The work I did this time in Israel was for the Shalem Center, which has been unjustly labeled as a right-wing think tank, a label that gives permission to dismiss their work. When they called me last April, my immediate response to them was, "I don't think this is a match. My politics are on the left." The response to me from David Hazony, the editor of Shalem's Azure magazine was, "You don't know what our politics are. You are just assuming what you have heard to be true."
 
I challenged myself to be open and meet with them when I was in Israel in May. I found them to be people asking some very significant questions of Israeli society, the Jewish community and the world of academia. Perhaps it was fortuitous. It came at the right time for me.
 
Among other issues, Shalem has taken up the battle for the good name of Zionism. Their scholars are the counterweight to the post-Zionist theories proffered today by many Israeli academics, who seek to debunk the mythologies they believe were perpetrated by Israel's founders.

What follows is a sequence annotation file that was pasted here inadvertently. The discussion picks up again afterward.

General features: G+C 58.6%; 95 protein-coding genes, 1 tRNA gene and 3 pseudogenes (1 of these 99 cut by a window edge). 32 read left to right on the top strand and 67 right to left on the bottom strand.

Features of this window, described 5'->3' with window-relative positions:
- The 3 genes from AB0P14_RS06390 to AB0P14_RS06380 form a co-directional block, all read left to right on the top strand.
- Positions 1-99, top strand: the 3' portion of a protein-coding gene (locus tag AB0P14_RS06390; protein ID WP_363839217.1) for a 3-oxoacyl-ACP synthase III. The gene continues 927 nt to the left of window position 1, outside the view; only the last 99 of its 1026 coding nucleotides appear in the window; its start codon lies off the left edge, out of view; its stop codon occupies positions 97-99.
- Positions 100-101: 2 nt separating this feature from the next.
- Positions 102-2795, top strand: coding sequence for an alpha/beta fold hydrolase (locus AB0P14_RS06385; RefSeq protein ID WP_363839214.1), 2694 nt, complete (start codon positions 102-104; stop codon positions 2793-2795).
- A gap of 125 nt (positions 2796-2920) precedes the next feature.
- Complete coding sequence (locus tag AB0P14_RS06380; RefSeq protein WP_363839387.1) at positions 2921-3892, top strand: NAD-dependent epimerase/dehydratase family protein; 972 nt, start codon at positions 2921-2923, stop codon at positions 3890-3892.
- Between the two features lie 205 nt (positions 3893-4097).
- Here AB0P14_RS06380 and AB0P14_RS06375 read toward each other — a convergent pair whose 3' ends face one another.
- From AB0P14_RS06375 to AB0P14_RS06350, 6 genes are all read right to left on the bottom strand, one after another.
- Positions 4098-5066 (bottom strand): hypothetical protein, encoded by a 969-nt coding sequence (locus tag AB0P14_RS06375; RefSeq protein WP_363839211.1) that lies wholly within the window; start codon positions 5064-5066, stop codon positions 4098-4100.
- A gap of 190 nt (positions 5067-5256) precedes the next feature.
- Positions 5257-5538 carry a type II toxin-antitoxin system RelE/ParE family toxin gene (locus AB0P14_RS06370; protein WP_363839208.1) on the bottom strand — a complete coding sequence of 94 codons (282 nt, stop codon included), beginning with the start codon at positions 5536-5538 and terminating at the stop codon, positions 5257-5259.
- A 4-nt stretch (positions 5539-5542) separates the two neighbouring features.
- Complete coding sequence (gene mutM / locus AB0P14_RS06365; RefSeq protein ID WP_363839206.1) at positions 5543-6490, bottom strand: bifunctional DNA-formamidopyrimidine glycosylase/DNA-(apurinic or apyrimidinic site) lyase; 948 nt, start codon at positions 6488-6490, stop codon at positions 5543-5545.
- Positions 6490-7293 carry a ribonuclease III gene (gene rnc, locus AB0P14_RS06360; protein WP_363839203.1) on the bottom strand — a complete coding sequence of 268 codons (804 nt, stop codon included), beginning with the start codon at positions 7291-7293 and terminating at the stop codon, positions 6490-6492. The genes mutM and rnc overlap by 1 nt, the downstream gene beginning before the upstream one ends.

Post-Zionists are labeled left. As a result, Shalem has been labeled right. Yet, when I met with Shalem fellows and professionals, I found a very different story. There were those who believed in traditional left causes, those who believed in right ones and those who believed in both.